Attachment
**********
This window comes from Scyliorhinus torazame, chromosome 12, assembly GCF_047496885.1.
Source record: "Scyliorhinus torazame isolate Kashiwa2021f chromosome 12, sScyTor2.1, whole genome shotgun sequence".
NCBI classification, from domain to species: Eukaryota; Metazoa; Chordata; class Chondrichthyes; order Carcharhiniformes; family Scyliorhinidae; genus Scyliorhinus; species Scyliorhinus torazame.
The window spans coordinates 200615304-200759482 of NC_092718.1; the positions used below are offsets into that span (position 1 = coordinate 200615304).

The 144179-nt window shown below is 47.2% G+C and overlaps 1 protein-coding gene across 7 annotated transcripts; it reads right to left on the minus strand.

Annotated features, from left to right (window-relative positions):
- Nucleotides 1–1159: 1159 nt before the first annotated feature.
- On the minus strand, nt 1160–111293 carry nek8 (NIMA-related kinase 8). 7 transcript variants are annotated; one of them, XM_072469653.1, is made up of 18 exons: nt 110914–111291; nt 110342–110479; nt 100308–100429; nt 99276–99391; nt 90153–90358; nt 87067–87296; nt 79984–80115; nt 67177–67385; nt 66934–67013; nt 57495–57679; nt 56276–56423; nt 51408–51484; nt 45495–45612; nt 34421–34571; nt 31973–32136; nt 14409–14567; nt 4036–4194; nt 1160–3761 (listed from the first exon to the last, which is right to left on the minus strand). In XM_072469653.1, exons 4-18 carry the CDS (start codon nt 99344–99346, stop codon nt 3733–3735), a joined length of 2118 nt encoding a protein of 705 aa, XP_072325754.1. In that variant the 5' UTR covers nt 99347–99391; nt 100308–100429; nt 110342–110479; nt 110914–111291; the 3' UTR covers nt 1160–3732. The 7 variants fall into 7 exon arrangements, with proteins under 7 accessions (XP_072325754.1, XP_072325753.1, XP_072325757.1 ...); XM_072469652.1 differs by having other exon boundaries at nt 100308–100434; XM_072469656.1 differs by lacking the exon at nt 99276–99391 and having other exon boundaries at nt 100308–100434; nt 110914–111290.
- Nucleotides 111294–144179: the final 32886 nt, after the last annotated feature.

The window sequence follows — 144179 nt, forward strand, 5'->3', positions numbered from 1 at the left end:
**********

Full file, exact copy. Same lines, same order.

This window comes from Scyliorhinus torazame, chromosome 12, assembly GCF_047496885.1.
Source record: "Scyliorhinus torazame isolate Kashiwa2021f chromosome 12, sScyTor2.1, whole genome shotgun sequence".
NCBI classification, from domain to species: Eukaryota; Metazoa; Chordata; class Chondrichthyes; order Carcharhiniformes; family Scyliorhinidae; genus Scyliorhinus; species Scyliorhinus torazame.
The window spans coordinates 200615304-200759482 of NC_092718.1; the positions used below are offsets into that span (position 1 = coordinate 200615304).

The 144179-nt window shown below is 47.2% G+C and overlaps 1 protein-coding gene across 7 annotated transcripts; it reads right to left on the minus strand.

Annotated features, from left to right (window-relative positions):
- Nucleotides 1–1159: 1159 nt before the first annotated feature.
- On the minus strand, nt 1160–111293 carry nek8 (NIMA-related kinase 8). 7 transcript variants are annotated; one of them, XM_072469653.1, is made up of 18 exons: nt 110914–111291; nt 110342–110479; nt 100308–100429; nt 99276–99391; nt 90153–90358; nt 87067–87296; nt 79984–80115; nt 67177–67385; nt 66934–67013; nt 57495–57679; nt 56276–56423; nt 51408–51484; nt 45495–45612; nt 34421–34571; nt 31973–32136; nt 14409–14567; nt 4036–4194; nt 1160–3761 (listed from the first exon to the last, which is right to left on the minus strand). In XM_072469653.1, exons 4-18 carry the CDS (start codon nt 99344–99346, stop codon nt 3733–3735), a joined length of 2118 nt encoding a protein of 705 aa, XP_072325754.1. In that variant the 5' UTR covers nt 99347–99391; nt 100308–100429; nt 110342–110479; nt 110914–111291; the 3' UTR covers nt 1160–3732. The 7 variants fall into 7 exon arrangements, with proteins under 7 accessions (XP_072325754.1, XP_072325753.1, XP_072325757.1 ...); XM_072469652.1 differs by having other exon boundaries at nt 100308–100434; XM_072469656.1 differs by lacking the exon at nt 99276–99391 and having other exon boundaries at nt 100308–100434; nt 110914–111290.
- Nucleotides 111294–144179: the final 32886 nt, after the last annotated feature.

The window sequence follows — 144179 nt, forward strand, 5'->3', positions numbered from 1 at the left end: